Pyongyang speaks of progress with US on nuclear programme
Seoul (AsiaNews/Agencies) – North Korea announced progress in talks with the US over its nuclear weapons programme. The two sides reached some agreements at a meeting in Berlin this week, a foreign ministry spokesman said.
Mr Hill and his North Korean counterpart Kim Kye-gwan yesterday ended three days of unprecedented talks. The meeting took place "in a positive and sincere atmosphere, and a certain agreement was reached there," the North Korean spokesman.
For years the US rejected demands for direct bilateral talks, but for Washington what “you had [. . .] this week in Berlin were talks [. . .] as preparations for the six-party talks,” a US spokesperson said.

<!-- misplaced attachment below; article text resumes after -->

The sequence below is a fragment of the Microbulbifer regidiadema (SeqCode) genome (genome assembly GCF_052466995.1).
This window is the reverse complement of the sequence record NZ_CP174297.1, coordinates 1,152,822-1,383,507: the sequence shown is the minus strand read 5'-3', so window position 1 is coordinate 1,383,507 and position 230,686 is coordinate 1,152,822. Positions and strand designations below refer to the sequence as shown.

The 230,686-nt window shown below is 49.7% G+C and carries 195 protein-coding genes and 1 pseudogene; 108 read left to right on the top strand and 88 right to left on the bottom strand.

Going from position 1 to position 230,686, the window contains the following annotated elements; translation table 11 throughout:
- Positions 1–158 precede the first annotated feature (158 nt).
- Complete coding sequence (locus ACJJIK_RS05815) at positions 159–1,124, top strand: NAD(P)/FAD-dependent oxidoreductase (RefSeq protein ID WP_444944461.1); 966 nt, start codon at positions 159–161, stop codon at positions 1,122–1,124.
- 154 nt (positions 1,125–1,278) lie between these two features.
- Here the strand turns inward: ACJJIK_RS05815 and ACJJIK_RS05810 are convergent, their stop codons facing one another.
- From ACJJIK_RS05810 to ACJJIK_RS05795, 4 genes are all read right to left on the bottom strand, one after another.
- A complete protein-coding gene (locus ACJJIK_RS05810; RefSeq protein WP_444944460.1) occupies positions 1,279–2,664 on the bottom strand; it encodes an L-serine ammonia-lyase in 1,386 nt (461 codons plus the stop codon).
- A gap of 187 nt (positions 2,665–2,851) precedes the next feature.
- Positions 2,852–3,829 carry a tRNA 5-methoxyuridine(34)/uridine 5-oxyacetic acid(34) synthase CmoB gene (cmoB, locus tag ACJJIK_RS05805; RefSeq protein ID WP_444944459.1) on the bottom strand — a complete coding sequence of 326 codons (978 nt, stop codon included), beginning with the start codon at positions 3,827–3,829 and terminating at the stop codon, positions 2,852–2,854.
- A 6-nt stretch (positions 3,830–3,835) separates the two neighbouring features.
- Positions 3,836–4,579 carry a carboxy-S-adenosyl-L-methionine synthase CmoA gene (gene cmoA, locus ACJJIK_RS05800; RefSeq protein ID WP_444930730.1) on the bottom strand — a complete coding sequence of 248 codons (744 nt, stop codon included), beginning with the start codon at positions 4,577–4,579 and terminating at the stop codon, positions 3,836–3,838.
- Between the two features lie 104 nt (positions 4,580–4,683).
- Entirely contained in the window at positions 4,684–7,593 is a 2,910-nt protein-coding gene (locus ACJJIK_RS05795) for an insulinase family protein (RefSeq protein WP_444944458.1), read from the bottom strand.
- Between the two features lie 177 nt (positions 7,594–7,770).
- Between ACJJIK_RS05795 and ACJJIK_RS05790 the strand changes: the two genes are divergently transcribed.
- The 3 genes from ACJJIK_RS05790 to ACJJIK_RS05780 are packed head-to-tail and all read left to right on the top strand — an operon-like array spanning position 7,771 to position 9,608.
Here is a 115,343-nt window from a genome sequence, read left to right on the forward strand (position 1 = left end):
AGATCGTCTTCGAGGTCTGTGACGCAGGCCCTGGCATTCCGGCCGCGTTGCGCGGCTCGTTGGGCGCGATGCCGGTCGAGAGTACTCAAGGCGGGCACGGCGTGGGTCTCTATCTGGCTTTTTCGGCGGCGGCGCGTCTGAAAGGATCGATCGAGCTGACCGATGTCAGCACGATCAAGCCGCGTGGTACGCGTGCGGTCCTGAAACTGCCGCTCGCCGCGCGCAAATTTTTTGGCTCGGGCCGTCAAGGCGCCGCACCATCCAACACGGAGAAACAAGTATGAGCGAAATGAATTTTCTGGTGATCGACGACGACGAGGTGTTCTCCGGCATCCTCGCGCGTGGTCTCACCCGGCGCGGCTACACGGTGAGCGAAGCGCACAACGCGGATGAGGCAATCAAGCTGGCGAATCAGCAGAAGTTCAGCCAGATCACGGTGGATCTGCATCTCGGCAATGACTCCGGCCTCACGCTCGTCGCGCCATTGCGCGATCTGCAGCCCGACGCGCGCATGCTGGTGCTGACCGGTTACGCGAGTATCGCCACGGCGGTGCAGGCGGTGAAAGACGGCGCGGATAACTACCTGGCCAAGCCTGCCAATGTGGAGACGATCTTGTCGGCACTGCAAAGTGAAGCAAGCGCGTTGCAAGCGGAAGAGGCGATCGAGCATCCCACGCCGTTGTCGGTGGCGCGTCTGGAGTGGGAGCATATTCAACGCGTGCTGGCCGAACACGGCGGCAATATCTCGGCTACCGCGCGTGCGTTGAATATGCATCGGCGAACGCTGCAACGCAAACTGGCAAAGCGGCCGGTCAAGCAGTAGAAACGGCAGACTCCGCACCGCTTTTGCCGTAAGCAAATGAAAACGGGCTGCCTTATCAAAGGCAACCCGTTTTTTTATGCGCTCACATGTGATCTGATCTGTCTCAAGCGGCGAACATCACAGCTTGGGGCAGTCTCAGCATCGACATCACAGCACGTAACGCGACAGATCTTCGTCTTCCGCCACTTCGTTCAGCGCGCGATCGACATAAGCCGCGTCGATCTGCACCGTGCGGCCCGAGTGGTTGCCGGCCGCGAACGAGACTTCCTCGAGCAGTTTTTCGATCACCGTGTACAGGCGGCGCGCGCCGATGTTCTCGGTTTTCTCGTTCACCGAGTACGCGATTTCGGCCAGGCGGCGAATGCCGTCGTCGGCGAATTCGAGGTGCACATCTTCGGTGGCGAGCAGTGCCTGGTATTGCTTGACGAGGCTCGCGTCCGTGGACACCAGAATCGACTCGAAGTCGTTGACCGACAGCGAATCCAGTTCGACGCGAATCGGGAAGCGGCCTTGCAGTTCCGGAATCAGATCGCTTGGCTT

Indeed, Hill has just arrived in Seoul, and will also travel to Beijing and Tokyo. A US source said that the US envoy wants to meet each party in the six-nation talks (North and South Korea, China, Japan, Russia and the US) to explain the US position.
In September 2005 Pyongyang accepted to participate in exchange for energy suppliers and economic aid. But talks came to an abrupt end two months later when the US prevented the Communist regime access to foreign banks accusing it of recycling money and faking dollars.
Meetings were back on the agenda last December, in large measure because of pressures exerted by Beijing on the North Koreans after they fired a nuclear rocket. So far though such meetings have yielded nothing.